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Trekking in Kashmir: Where nuclear powers once clashed

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As we sat on a fallen trunk, Muneer told about a two-month forest department internship he did that was supposed to involve catching timber thieves. But he heard tales from officers that the focus was more on shakedowns. In one story, forest officers hung tin cups on trees and returned later to pick up their bribes.

Still, Muneer was disappointed that he wasn't offered a position. Government jobs mean stability and a ticket to marriage, powerful draws regardless of a person's political views.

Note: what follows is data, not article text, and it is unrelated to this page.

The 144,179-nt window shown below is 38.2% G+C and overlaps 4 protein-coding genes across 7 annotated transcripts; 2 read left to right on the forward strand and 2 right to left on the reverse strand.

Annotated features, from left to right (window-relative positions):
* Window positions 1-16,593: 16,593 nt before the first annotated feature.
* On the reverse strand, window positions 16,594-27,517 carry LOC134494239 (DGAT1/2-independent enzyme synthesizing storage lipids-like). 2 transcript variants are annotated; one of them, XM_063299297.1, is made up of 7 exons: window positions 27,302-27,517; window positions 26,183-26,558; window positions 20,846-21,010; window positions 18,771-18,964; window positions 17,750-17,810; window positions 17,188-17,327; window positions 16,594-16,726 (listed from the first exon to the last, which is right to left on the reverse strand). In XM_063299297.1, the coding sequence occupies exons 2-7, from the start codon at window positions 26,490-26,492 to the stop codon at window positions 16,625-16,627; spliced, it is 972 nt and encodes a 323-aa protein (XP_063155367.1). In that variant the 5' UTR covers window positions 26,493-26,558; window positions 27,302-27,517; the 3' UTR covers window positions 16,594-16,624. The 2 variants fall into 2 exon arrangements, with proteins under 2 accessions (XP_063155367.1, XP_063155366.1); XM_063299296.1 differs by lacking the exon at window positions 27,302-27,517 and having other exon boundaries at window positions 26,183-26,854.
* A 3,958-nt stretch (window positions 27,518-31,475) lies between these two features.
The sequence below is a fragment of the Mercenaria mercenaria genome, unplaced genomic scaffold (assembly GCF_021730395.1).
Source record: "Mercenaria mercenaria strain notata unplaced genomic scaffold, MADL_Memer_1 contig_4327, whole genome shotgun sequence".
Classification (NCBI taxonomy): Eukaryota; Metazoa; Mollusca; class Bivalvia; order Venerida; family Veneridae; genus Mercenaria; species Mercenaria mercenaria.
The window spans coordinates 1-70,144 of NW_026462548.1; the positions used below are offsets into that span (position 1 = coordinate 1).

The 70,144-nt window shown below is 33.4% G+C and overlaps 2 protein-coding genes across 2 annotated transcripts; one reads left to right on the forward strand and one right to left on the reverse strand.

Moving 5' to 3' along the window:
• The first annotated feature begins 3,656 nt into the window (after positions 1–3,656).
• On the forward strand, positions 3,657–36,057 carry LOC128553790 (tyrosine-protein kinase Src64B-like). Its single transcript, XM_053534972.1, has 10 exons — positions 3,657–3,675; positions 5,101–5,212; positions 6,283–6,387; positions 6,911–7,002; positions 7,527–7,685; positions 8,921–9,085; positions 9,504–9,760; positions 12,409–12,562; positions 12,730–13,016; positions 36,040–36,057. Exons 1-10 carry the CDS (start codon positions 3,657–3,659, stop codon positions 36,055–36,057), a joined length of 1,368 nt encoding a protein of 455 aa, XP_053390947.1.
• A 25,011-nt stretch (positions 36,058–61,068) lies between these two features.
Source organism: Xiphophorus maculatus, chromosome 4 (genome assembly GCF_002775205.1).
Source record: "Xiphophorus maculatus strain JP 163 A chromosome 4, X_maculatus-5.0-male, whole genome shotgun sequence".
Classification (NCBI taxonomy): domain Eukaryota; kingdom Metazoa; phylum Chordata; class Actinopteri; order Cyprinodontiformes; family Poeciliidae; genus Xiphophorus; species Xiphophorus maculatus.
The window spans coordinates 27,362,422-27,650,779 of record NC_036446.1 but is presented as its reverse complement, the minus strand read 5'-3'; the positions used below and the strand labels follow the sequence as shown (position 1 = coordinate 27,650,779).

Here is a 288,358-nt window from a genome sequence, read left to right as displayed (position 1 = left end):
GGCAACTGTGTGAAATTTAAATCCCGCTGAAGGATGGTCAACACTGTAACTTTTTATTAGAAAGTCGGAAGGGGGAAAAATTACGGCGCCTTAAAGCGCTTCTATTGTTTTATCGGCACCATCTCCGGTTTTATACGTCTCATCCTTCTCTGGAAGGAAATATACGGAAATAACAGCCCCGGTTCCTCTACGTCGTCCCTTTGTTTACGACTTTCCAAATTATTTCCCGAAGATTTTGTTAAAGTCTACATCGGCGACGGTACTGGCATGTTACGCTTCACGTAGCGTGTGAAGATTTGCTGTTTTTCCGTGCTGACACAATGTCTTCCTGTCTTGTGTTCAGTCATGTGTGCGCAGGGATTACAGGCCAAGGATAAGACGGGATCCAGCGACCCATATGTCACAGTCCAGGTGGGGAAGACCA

India quelled armed separatism a decade ago, but never won over the people. The majority in the valley want independence. Concerned that Pakistani militants and cross-border training of Kashmiris could return if security softens, Indian forces stay on – and investors and foreign tourists stay away. To help contain periodic unrest, India has poured in money for government projects and jobs.

A Kashmiri businessman, Iqbal Trumboo, told me later in Srinagar: "This is what the government can offer common Kashmiris to keep quiet – government jobs."

The state has only 11 million people but half a million government employees. Meanwhile, the private sector is paralyzed by the lack of any settlement to Kashmiri aspirations for self-determination, says Mr. Trumboo.

A houseboat owner on Dal Lake in Srinagar says he still dreams of Western tourists returning.

"It's because we overpay, right?" I asked.

A. Rashid Dangola shook his head, recalling guiding Westerners for money, but enjoying himself: "We can understand each other better than we can a person from Delhi or Bombay."

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